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  1. #11

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    Once I left the leader out so I could later easily load it onto the reel instead of cracking open the can later but I accidentally lost track of it and had a hard time determining it from unexposed film. Managed to determine which was which after looking closely at the sprockets (exposed ones looked like they had been drag or dented). From then one, after every roll, I would wind it all the way into the can so I would know it had been exposed.

    Leaving it out was just not worth the hassle for me.....

  2. #12
    brucemuir's Avatar
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    Quote Originally Posted by David A. Goldfarb View Post
    Otherwise, I don't see any reason to leave the leader out.
    I do it because I'm a cheap bastid and reuse the cassettes for bulk loading and don't want to pop the can.
    I do number how many uses they've seen and also am meticulous regarding dust. I will sometimes clean the felt trap with tape.
    Scratches can and do occur on occasion.

  3. #13
    Dshambli's Avatar
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    Quote Originally Posted by brucemuir View Post
    I do it because I'm a cheap bastid and reuse the cassettes for bulk loading and don't want to pop the can.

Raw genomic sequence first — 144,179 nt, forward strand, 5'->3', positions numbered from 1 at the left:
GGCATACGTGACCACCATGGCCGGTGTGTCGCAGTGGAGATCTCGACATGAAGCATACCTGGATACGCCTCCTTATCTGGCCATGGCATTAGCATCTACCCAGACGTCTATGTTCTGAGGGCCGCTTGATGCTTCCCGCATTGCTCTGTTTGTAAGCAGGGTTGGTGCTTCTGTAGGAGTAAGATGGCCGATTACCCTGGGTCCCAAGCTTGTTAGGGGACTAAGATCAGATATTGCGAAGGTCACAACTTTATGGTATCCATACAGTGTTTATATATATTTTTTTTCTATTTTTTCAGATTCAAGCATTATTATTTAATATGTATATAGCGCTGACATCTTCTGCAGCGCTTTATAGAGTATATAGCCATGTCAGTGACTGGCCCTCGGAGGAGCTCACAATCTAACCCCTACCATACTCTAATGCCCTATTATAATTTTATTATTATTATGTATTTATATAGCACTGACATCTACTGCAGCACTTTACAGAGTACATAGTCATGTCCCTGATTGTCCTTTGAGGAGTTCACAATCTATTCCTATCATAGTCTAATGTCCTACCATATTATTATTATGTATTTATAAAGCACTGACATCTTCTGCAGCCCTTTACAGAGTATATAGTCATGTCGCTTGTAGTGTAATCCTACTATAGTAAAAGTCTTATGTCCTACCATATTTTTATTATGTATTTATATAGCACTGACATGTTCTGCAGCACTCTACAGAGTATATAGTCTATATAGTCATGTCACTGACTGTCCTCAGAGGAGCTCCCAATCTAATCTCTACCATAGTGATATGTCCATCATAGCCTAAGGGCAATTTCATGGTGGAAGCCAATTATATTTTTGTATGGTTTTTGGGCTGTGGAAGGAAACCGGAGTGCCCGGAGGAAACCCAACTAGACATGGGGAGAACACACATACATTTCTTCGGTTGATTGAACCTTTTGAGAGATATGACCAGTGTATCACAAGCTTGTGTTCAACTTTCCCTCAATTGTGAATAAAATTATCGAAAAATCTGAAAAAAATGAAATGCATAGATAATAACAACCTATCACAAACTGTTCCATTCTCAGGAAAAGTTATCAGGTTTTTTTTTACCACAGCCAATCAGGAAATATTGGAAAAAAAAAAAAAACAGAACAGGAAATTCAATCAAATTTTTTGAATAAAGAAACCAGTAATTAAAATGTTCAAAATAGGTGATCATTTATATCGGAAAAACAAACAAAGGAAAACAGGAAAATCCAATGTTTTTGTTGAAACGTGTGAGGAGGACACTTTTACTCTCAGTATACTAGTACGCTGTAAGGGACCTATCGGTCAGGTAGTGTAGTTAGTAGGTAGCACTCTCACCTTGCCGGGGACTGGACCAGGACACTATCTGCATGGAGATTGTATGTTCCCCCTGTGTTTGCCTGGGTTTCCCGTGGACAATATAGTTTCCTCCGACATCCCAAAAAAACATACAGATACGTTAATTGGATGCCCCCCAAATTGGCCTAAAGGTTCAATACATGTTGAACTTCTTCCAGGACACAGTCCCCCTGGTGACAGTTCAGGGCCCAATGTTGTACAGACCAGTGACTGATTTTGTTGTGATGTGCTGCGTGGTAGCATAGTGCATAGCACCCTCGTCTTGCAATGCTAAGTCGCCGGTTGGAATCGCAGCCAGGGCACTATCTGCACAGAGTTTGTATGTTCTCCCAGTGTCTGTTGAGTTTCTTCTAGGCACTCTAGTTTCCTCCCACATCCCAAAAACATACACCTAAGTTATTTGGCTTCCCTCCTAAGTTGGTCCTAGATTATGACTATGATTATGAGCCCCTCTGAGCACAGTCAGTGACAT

I do number how many uses they've seen and also am meticulous regarding dust. I will sometimes clean the felt trap with tape.
    Scratches can and do occur on occasion.
    How do you then load the film without popping the can? I started bulk loading, and I'm liking it. I just got my first bulk roll developed, an expired (way expired) roll of Ektachrome 200. The results were interesting, but it's got that "lomo" aesthetic that would be better suited for someone else. I've also got a frozen roll of Plus-X that expired in the '80's in the freezer. It's going to be nice when I start loading in date film.

    However, to answer the original question, I keep the exposed rolls out of the canisters (leaders wound in). Unless it's 120, then I usually return it to a wrapper.

  4. #14
    brucemuir's Avatar
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    Quote Originally Posted by Dshambli View Post
    How do you then load the film without popping the can? I started bulk loading, and I'm liking it. I just got my first bulk roll developed, an expired (way expired) roll of Ektachrome 200. The results were interesting, but it's got that "lomo" aesthetic that would be better suited for someone else. I've also got a frozen roll of Plus-X that expired in the '80's in the freezer. It's going to be nice when I start loading in date film.

    However, to answer the original question, I keep the exposed rolls out of the canisters (leaders wound in). Unless it's 120, then I usually return it to a wrapper.
    After I load the film on the reel I snip the film so there is enough to tape the bulk film. 1-1 1/2inches will do the trick. (sorta like a leader at the end of the roll off the spool itself)
    I usually shoot 35 frames to better fit into a printfile for 8x10 contact sheet so there is plenty of film at the end of a store bought load.

  5. #15
    cscurrier's Avatar
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    I usually rewind but leave the leader sticking out. Then I just bend the leader so there's a significant crease so I know it's spent. Sometimes, I just rewind all the way back in the canister. Sorry, not much more to add than what already's been stated.